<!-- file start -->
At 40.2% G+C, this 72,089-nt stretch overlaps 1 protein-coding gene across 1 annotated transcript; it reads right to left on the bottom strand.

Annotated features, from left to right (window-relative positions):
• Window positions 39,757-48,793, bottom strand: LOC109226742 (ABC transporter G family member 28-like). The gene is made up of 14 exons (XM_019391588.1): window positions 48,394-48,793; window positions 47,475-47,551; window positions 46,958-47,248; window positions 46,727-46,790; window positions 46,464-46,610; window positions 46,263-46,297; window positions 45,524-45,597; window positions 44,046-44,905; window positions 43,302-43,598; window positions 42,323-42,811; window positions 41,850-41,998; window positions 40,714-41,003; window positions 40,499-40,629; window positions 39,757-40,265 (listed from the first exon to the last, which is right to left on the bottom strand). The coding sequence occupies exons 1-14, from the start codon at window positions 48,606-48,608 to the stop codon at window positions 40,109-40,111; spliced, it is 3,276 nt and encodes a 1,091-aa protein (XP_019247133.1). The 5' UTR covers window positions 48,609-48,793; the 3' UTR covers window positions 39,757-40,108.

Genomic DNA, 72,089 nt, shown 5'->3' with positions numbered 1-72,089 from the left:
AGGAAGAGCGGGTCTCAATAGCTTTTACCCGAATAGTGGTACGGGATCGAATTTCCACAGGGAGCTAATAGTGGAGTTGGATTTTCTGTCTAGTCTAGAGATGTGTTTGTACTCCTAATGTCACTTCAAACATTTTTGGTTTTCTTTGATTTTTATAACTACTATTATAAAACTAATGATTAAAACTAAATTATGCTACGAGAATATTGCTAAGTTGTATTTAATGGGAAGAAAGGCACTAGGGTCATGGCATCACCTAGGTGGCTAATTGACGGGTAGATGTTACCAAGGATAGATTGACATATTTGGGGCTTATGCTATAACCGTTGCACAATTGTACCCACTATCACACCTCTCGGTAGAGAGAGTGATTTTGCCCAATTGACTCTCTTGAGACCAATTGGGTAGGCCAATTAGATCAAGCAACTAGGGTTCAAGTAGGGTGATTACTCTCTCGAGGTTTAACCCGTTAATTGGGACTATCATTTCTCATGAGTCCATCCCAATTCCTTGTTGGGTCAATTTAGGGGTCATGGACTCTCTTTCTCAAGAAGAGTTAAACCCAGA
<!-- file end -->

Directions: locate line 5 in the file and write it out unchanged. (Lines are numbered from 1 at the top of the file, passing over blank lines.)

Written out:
AGGAAGAGCGGGTCTCAATAGCTTTTACCCGAATAGTGGTACGGGATCGAATTTCCACAGGGAGCTAATAGTGGAGTTGGATTTTCTGTCTAGTCTAGAGATGTGTTTGTACTCCTAATGTCACTTCAAACATTTTTGGTTTTCTTTGATTTTTATAACTACTATTATAAAACTAATGATTAAAACTAAATTATGCTACGAGAATATTGCTAAGTTGTATTTAATGGGAAGAAAGGCACTAGGGTCATGGCATCACCTAGGTGGCTAATTGACGGGTAGATGTTACCAAGGATAGATTGACATATTTGGGGCTTATGCTATAACCGTTGCACAATTGTACCCACTATCACACCTCTCGGTAGAGAGAGTGATTTTGCCCAATTGACTCTCTTGAGACCAATTGGGTAGGCCAATTAGATCAAGCAACTAGGGTTCAAGTAGGGTGATTACTCTCTCGAGGTTTAACCCGTTAATTGGGACTATCATTTCTCATGAGTCCATCCCAATTCCTTGTTGGGTCAATTTAGGGGTCATGGACTCTCTTTCTCAAGAAGAGTTAAACCCAGA